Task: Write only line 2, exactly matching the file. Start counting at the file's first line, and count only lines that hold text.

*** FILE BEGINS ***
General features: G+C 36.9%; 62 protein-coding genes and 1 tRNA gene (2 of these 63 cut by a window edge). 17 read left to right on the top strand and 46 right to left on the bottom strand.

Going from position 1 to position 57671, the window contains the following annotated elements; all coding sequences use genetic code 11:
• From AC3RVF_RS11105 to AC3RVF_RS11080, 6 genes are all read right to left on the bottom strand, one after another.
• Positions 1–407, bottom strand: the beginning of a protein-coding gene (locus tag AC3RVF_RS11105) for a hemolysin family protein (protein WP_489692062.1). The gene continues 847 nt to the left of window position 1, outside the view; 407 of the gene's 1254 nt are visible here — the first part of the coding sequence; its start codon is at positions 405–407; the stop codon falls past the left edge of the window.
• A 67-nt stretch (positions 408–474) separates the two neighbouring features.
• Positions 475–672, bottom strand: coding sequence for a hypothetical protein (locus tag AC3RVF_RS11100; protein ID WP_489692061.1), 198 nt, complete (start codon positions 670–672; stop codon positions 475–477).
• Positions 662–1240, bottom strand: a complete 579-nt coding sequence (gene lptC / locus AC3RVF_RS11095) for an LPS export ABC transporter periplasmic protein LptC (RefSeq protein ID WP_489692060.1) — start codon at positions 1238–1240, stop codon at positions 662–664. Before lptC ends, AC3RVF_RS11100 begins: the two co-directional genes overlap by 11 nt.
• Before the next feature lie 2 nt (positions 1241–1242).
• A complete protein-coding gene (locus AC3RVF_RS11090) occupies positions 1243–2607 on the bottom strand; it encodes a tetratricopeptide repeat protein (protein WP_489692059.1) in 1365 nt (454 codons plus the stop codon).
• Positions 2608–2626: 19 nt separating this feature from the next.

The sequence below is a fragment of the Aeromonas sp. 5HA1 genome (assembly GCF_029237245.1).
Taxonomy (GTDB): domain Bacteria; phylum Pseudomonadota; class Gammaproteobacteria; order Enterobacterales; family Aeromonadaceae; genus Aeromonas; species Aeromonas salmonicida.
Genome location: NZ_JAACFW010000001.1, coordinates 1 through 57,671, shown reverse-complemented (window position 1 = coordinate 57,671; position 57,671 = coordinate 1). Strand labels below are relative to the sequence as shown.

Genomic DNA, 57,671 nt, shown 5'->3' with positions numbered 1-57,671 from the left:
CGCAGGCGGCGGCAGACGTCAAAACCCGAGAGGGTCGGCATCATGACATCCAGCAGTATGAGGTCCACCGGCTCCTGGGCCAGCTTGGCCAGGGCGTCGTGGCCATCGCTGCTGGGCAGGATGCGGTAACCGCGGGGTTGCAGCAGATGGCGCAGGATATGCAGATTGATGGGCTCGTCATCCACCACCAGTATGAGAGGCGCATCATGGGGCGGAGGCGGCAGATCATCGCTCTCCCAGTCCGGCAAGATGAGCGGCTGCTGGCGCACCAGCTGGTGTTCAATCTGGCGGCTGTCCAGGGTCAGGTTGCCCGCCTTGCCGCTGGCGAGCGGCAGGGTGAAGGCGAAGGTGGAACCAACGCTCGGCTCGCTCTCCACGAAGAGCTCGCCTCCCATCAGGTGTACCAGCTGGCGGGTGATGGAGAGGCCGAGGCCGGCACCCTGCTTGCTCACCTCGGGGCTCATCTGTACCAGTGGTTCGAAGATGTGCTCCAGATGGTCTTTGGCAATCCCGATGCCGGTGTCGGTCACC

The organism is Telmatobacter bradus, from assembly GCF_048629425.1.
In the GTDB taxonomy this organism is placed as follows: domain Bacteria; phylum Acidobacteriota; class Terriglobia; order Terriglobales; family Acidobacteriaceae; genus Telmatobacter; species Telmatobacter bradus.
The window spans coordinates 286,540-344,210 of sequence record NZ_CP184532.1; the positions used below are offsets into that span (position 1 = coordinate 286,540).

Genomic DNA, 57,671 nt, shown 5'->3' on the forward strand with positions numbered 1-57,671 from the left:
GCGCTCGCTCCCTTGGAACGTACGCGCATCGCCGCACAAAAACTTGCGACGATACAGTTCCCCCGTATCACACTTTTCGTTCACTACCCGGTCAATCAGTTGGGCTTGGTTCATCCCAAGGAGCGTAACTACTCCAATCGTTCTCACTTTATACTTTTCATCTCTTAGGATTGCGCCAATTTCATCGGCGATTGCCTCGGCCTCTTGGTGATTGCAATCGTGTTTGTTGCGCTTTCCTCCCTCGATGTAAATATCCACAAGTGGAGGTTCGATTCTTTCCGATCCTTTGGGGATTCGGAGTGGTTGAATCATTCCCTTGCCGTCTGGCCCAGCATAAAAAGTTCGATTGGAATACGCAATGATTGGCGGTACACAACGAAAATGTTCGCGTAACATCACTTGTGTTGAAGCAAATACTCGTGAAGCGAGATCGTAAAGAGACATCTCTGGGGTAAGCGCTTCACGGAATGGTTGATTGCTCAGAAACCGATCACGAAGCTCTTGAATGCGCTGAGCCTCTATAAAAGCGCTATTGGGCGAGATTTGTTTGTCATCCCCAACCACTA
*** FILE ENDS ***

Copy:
Going from position 1 to position 57671, the window contains the following annotated elements; all coding sequences use genetic code 11: